Yes… I’ll say it again: we are his disciples; we choose to be so! We are called to be beacons of light in a dark world; and we choose to be bringers of love and compassion, purveyors of healing and a higher good.  We are God’s people, and as such, we are a people with eyes upon the prize, always that of Christ and his kingdom.  And it is a sacred endeavor that’s every bit as strenuous as a Super Bowl or an Olympic event; even more so.  But it’s a race that needs to be run; and might I add here, it’s also a race that when it all comes together, is a beautiful thing to behold.

I had a friend back in high school who as a young man trained to run in the Boston Marathon.  All through school he’d been a star member of our cross-country team, and had won any number of races; but this was different, something much bigger, something that stretched every part of his ability, and he trained for months so he’d qualify; no easy feat as he sprinted through the snow covered streets of our town!  But he was determined, and when he finally got to Boston – looking back on it, he must have been just about as young as you can be to run the marathon – we were all rooting for him.  And God love him, he finished the race; well behind the pack, as I recall, but he finished, and that was something!

I remember afterward asking him about the race, and I remember this because my friend actually had very little good to say about the experience: he was tired, and sore, the course was impossible, his shoes weren’t right, and on and on and on. And so I asked him, given all that and so much more why he didn’t just stop, and for that matter, why he chose to run this race in the first place.  But then he smiled, and said simply, “because when you finish, there’s no feeling like it in the world.”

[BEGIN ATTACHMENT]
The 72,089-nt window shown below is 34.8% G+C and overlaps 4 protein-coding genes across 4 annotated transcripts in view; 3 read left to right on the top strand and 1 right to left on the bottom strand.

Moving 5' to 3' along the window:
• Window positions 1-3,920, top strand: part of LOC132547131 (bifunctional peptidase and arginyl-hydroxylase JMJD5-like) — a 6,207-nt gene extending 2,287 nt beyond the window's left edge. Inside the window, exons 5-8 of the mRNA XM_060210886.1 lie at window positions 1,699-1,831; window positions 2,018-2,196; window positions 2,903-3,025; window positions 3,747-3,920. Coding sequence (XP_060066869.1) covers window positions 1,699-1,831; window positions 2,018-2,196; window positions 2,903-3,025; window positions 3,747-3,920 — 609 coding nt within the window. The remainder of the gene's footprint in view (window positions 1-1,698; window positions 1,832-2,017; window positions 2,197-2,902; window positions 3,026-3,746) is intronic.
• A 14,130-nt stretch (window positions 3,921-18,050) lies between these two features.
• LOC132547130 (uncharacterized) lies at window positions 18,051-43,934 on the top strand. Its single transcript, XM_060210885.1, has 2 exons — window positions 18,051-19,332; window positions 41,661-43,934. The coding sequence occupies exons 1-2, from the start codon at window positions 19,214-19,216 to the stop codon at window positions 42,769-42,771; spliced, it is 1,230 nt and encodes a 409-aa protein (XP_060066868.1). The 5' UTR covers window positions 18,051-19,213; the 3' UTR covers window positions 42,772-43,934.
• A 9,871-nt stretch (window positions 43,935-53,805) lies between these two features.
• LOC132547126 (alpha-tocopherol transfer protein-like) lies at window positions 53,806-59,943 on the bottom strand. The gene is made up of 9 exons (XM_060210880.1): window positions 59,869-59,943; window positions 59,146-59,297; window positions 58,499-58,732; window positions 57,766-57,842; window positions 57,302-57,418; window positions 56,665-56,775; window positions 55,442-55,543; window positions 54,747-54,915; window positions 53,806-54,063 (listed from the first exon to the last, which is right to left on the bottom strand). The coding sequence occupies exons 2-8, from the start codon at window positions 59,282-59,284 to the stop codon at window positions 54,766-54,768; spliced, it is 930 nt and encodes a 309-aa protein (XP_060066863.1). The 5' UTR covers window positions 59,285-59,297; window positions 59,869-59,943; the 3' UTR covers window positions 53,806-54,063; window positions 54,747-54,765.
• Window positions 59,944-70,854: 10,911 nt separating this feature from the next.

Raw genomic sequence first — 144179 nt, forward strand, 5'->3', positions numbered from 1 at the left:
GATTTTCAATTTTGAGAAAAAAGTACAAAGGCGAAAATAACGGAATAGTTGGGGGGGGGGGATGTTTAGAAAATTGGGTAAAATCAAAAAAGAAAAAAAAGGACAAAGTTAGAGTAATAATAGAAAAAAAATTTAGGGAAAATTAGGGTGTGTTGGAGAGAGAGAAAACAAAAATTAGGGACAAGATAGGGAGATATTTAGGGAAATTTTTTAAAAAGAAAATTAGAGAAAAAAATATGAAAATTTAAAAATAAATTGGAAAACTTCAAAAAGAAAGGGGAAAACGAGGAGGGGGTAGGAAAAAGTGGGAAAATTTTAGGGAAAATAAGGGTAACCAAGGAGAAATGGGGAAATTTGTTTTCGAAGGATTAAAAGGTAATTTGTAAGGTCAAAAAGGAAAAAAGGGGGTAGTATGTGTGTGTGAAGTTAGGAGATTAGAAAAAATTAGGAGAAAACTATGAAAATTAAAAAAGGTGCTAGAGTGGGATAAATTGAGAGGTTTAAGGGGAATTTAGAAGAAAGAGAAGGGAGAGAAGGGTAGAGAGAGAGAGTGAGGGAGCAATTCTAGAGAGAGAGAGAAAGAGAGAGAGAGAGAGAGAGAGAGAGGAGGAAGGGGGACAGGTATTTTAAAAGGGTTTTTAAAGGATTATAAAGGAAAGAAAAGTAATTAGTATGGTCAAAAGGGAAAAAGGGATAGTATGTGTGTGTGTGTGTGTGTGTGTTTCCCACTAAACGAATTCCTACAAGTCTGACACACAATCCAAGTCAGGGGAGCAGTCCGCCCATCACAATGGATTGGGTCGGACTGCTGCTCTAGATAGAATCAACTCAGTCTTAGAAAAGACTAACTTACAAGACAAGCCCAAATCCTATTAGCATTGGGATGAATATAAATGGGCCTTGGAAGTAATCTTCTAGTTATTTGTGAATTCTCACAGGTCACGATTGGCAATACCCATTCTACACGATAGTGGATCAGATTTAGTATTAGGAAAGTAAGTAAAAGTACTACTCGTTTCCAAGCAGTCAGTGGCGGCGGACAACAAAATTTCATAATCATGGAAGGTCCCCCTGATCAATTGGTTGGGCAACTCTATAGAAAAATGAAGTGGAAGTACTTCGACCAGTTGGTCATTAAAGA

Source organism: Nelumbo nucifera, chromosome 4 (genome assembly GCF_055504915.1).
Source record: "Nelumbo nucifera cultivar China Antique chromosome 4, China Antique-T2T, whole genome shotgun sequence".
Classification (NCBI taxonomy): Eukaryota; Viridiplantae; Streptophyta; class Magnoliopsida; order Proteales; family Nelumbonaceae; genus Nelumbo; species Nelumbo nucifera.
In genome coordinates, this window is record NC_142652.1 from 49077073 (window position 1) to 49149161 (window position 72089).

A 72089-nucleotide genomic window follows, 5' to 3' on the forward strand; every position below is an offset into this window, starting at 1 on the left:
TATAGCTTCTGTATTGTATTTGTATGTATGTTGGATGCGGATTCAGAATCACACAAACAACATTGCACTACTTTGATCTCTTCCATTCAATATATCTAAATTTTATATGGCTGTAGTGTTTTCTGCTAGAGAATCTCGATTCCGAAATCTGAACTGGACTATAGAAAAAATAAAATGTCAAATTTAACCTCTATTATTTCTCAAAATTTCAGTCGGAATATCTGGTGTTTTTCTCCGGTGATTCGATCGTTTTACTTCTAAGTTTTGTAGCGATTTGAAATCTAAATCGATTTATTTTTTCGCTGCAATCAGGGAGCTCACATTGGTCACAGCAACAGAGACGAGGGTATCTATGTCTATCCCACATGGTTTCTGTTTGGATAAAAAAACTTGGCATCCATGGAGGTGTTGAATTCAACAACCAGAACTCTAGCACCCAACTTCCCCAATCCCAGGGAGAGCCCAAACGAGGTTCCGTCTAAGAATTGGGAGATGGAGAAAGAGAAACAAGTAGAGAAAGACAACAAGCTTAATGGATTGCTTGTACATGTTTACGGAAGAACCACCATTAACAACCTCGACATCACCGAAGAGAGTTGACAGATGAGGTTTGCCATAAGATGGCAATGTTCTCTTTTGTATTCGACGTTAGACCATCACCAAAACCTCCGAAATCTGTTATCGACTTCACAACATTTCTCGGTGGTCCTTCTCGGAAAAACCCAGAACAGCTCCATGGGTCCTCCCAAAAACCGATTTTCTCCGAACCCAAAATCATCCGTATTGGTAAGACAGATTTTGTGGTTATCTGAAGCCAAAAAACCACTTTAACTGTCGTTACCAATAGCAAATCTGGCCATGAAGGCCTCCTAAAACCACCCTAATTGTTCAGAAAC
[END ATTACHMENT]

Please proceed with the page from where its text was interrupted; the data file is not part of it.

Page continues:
When you and I seek to live as our Lord Jesus would have us live it will most certainly not be easy, and there will be moments when we’ll wonder if the effort’s been worth it and if what we’ve done has mattered in the scheme of things; but if we are in it to truly win it, beloved, by God’s good grace it becomes an experience unlike anything else in life, and one that makes all the difference out these doors and into the world.

So let us run the race before us, and let us do in such a way that says we want to win it, for the sake of Jesus Christ. And as the race goes on, let us to “press on toward the goal for the prize of the heavenly call of God in Christ Jesus.” (Philippians 3:14)